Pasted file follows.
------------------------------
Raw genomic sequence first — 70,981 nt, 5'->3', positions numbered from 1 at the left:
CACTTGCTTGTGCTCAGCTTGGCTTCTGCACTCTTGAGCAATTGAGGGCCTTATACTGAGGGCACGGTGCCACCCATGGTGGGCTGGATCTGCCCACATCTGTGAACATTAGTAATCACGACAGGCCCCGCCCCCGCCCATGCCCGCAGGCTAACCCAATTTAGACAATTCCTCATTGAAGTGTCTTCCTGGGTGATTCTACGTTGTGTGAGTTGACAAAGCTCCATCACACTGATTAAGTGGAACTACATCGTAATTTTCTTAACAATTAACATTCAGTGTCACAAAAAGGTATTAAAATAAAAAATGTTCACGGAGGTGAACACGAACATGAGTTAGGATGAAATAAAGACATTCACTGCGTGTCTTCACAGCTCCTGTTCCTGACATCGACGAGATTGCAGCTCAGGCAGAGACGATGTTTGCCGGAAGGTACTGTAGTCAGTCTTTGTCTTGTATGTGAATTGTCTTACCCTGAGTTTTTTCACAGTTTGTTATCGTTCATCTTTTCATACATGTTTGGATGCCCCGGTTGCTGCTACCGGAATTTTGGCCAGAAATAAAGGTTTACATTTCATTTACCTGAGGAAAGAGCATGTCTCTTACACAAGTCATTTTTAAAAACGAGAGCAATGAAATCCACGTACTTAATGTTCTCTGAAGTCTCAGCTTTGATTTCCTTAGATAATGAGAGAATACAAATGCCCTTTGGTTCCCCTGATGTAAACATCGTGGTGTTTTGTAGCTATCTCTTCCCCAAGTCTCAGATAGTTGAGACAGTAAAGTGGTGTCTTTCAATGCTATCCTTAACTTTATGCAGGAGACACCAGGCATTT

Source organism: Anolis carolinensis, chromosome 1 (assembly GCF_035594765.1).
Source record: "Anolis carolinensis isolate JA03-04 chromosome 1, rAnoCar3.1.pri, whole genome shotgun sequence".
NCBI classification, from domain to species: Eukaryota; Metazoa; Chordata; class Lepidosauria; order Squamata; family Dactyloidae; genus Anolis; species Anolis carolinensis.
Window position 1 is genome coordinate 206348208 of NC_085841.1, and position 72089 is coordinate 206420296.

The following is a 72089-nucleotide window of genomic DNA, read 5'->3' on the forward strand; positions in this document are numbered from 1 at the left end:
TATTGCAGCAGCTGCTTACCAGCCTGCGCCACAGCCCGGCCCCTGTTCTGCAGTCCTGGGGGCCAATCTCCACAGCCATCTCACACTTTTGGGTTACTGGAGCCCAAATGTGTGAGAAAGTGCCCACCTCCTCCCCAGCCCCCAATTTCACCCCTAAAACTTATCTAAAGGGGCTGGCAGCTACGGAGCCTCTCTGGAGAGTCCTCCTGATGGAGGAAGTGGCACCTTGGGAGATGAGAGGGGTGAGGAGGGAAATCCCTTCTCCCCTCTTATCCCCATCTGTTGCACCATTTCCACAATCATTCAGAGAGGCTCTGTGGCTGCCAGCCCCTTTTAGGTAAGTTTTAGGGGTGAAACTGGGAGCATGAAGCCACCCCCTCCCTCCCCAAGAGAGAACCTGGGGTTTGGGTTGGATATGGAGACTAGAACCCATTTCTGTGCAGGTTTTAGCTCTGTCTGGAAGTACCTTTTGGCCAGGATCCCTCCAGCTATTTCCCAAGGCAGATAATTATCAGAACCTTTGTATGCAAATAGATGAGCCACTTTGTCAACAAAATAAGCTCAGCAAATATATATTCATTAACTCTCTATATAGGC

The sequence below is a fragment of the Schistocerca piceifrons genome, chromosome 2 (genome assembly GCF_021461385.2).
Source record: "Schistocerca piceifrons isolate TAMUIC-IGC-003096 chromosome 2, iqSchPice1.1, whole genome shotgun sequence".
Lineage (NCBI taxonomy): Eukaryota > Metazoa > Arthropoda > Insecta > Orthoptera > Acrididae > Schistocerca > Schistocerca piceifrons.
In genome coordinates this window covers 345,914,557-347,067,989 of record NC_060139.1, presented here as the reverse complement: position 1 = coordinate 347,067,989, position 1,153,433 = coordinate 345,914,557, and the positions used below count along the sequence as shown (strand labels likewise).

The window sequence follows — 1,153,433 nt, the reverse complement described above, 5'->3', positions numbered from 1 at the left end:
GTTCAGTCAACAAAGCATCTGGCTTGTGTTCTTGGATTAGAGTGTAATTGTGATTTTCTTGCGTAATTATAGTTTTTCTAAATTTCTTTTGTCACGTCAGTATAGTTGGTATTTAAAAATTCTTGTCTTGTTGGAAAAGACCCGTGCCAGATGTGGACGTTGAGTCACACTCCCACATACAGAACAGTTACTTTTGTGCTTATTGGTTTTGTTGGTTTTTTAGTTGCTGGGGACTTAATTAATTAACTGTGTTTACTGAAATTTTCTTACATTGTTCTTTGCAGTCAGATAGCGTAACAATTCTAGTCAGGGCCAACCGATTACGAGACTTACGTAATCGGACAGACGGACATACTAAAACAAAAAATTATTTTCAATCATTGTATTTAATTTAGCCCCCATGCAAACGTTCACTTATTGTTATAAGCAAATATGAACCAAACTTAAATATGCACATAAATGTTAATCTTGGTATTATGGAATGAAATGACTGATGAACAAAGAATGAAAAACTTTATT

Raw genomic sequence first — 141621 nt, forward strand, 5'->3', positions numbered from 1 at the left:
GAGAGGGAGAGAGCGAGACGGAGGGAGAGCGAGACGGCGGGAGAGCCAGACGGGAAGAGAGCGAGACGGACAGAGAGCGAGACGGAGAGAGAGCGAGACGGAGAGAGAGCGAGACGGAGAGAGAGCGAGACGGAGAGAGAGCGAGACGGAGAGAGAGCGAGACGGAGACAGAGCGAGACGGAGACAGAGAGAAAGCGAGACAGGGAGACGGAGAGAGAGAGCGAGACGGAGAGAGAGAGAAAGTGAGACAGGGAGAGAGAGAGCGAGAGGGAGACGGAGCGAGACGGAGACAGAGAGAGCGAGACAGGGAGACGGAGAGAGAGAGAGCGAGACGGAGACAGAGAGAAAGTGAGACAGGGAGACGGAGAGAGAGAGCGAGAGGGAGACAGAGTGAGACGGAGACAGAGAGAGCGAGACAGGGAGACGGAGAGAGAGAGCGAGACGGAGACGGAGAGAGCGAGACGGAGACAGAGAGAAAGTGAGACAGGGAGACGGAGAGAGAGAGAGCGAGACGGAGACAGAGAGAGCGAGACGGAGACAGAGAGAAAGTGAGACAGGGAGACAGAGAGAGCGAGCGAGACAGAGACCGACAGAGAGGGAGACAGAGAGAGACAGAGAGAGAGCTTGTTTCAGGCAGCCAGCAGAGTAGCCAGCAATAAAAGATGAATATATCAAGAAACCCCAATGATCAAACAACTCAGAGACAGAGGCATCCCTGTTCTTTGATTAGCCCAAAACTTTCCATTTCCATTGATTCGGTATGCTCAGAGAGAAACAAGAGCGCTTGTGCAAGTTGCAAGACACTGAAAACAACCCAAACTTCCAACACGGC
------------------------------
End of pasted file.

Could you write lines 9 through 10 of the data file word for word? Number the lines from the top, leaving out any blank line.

The sequence below is a fragment of the Schistocerca piceifrons genome, chromosome 2 (genome assembly GCF_021461385.2).
Source record: "Schistocerca piceifrons isolate TAMUIC-IGC-003096 chromosome 2, iqSchPice1.1, whole genome shotgun sequence".